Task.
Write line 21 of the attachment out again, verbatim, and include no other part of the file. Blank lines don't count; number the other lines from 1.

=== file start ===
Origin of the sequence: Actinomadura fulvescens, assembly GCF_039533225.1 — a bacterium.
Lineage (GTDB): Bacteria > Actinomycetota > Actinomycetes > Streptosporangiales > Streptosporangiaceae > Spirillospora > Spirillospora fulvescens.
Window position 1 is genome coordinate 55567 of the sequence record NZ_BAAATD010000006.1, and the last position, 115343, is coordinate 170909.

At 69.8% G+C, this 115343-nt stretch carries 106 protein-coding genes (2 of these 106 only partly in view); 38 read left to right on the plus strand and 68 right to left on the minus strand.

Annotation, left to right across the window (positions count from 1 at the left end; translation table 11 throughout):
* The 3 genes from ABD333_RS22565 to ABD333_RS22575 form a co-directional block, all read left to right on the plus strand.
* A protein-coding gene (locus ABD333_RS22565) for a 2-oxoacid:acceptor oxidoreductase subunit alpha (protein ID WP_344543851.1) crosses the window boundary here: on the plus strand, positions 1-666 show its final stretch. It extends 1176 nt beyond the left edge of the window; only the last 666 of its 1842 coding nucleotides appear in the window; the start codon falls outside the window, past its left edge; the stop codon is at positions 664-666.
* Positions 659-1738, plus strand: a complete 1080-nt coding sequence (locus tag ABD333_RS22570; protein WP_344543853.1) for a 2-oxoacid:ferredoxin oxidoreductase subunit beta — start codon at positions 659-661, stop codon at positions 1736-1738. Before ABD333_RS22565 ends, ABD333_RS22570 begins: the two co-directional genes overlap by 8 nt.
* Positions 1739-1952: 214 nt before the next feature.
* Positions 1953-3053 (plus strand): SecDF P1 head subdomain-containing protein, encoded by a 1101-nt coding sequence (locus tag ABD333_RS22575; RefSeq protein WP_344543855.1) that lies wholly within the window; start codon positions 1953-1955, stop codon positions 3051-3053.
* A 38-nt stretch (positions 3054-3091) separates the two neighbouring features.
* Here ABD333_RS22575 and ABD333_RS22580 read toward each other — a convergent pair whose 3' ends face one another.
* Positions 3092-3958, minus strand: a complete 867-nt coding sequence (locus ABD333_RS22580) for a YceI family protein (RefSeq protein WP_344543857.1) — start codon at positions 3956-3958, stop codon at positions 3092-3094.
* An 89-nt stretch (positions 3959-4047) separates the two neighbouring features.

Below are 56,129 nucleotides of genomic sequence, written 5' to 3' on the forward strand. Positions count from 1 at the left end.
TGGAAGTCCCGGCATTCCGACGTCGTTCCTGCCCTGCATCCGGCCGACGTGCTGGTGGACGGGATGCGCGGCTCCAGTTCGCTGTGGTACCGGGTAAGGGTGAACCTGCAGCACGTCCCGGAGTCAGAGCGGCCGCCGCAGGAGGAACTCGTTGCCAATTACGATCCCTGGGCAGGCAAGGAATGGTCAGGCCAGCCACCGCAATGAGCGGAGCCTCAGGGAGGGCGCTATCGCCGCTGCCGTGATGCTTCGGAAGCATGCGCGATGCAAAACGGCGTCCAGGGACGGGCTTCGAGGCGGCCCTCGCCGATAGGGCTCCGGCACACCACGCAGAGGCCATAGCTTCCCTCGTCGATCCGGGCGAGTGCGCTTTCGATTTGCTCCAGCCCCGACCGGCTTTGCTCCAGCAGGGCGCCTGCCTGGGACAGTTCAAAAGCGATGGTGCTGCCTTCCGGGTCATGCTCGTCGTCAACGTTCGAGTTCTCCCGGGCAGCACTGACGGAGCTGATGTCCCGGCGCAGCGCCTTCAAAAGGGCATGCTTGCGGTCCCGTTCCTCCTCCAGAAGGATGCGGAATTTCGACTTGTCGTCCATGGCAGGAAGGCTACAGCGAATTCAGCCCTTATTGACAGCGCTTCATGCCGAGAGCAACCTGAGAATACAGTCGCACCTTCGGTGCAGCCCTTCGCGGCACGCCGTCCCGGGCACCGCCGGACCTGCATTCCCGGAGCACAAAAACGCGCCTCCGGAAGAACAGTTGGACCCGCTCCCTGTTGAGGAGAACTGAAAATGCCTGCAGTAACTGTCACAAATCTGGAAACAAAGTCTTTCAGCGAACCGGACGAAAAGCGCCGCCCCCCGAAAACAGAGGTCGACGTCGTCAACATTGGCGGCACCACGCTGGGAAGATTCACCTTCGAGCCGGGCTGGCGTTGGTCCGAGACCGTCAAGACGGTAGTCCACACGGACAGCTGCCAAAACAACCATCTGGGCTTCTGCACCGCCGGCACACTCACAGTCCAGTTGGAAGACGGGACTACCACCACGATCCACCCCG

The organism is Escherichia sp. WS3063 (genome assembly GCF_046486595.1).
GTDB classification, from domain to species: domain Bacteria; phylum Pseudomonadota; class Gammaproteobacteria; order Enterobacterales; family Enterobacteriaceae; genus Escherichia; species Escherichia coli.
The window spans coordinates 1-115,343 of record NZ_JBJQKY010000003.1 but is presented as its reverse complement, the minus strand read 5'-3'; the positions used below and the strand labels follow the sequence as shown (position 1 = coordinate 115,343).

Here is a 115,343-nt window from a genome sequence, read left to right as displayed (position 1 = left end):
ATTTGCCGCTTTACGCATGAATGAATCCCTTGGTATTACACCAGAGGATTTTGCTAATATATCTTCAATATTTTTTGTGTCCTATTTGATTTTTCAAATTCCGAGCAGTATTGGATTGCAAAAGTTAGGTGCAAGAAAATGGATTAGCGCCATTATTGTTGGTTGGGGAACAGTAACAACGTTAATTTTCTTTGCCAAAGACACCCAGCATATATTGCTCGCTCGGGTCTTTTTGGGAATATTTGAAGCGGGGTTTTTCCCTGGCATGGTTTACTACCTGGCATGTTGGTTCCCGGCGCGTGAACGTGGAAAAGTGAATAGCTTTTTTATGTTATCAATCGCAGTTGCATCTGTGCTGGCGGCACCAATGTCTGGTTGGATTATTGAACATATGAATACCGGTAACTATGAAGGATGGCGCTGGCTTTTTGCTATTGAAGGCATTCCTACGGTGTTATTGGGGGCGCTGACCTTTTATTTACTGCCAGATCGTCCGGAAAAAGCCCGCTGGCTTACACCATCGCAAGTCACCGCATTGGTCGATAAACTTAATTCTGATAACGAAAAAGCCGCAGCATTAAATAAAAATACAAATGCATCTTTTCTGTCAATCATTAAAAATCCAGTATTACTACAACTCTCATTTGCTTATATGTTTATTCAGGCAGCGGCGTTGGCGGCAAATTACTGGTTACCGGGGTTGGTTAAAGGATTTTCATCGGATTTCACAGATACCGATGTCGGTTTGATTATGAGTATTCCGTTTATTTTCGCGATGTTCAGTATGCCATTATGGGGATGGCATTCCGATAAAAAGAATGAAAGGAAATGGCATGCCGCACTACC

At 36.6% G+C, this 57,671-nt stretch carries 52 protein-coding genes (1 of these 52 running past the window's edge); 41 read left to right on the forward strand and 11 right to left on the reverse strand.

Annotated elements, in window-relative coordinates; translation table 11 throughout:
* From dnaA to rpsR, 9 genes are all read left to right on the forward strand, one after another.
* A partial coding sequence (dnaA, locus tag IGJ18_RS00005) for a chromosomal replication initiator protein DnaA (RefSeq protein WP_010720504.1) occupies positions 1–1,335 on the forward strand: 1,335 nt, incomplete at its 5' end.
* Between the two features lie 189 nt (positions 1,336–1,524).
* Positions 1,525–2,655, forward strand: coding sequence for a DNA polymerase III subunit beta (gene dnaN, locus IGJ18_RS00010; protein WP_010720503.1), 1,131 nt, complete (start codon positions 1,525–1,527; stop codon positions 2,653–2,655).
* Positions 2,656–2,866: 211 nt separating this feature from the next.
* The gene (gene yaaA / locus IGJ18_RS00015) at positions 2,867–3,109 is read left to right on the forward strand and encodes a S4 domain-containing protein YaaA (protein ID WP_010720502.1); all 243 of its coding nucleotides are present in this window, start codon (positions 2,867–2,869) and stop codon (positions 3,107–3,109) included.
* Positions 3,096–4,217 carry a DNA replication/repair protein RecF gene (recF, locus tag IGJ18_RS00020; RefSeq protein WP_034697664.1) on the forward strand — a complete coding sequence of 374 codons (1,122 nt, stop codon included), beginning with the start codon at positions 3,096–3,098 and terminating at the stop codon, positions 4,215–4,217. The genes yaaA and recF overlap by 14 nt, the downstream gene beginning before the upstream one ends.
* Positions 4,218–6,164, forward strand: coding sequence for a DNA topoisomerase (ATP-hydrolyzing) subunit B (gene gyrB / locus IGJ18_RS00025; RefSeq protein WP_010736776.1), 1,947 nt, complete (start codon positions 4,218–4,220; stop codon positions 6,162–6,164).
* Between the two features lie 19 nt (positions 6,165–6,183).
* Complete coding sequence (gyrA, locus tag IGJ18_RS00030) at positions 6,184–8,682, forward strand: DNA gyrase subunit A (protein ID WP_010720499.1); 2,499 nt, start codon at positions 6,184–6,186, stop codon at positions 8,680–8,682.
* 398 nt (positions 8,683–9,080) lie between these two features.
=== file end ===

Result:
ATTTGCCGCTTTACGCATGAATGAATCCCTTGGTATTACACCAGAGGATTTTGCTAATATATCTTCAATATTTTTTGTGTCCTATTTGATTTTTCAAATTCCGAGCAGTATTGGATTGCAAAAGTTAGGTGCAAGAAAATGGATTAGCGCCATTATTGTTGGTTGGGGAACAGTAACAACGTTAATTTTCTTTGCCAAAGACACCCAGCATATATTGCTCGCTCGGGTCTTTTTGGGAATATTTGAAGCGGGGTTTTTCCCTGGCATGGTTTACTACCTGGCATGTTGGTTCCCGGCGCGTGAACGTGGAAAAGTGAATAGCTTTTTTATGTTATCAATCGCAGTTGCATCTGTGCTGGCGGCACCAATGTCTGGTTGGATTATTGAACATATGAATACCGGTAACTATGAAGGATGGCGCTGGCTTTTTGCTATTGAAGGCATTCCTACGGTGTTATTGGGGGCGCTGACCTTTTATTTACTGCCAGATCGTCCGGAAAAAGCCCGCTGGCTTACACCATCGCAAGTCACCGCATTGGTCGATAAACTTAATTCTGATAACGAAAAAGCCGCAGCATTAAATAAAAATACAAATGCATCTTTTCTGTCAATCATTAAAAATCCAGTATTACTACAACTCTCATTTGCTTATATGTTTATTCAGGCAGCGGCGTTGGCGGCAAATTACTGGTTACCGGGGTTGGTTAAAGGATTTTCATCGGATTTCACAGATACCGATGTCGGTTTGATTATGAGTATTCCGTTTATTTTCGCGATGTTCAGTATGCCATTATGGGGATGGCATTCCGATAAAAAGAATGAAAGGAAATGGCATGCCGCACTACC